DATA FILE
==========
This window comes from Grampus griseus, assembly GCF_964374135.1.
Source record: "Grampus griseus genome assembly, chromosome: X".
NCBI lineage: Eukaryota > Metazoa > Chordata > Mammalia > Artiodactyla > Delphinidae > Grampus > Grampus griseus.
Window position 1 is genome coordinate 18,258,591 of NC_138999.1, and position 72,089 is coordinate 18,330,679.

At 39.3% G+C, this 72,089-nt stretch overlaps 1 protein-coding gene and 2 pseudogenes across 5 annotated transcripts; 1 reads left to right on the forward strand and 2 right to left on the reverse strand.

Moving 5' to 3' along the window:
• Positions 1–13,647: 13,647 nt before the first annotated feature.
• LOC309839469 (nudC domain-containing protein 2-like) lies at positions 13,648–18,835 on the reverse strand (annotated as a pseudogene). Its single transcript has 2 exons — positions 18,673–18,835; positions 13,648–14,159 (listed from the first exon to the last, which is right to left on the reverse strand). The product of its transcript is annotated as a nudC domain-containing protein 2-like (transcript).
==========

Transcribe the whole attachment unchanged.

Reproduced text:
This window comes from Grampus griseus, assembly GCF_964374135.1.
Source record: "Grampus griseus genome assembly, chromosome: X".
NCBI lineage: Eukaryota > Metazoa > Chordata > Mammalia > Artiodactyla > Delphinidae > Grampus > Grampus griseus.
Window position 1 is genome coordinate 18,258,591 of NC_138999.1, and position 72,089 is coordinate 18,330,679.

At 39.3% G+C, this 72,089-nt stretch overlaps 1 protein-coding gene and 2 pseudogenes across 5 annotated transcripts; 1 reads left to right on the forward strand and 2 right to left on the reverse strand.

Moving 5' to 3' along the window:
• Positions 1–13,647: 13,647 nt before the first annotated feature.
• LOC309839469 (nudC domain-containing protein 2-like) lies at positions 13,648–18,835 on the reverse strand (annotated as a pseudogene). Its single transcript has 2 exons — positions 18,673–18,835; positions 13,648–14,159 (listed from the first exon to the last, which is right to left on the reverse strand). The product of its transcript is annotated as a nudC domain-containing protein 2-like (transcript).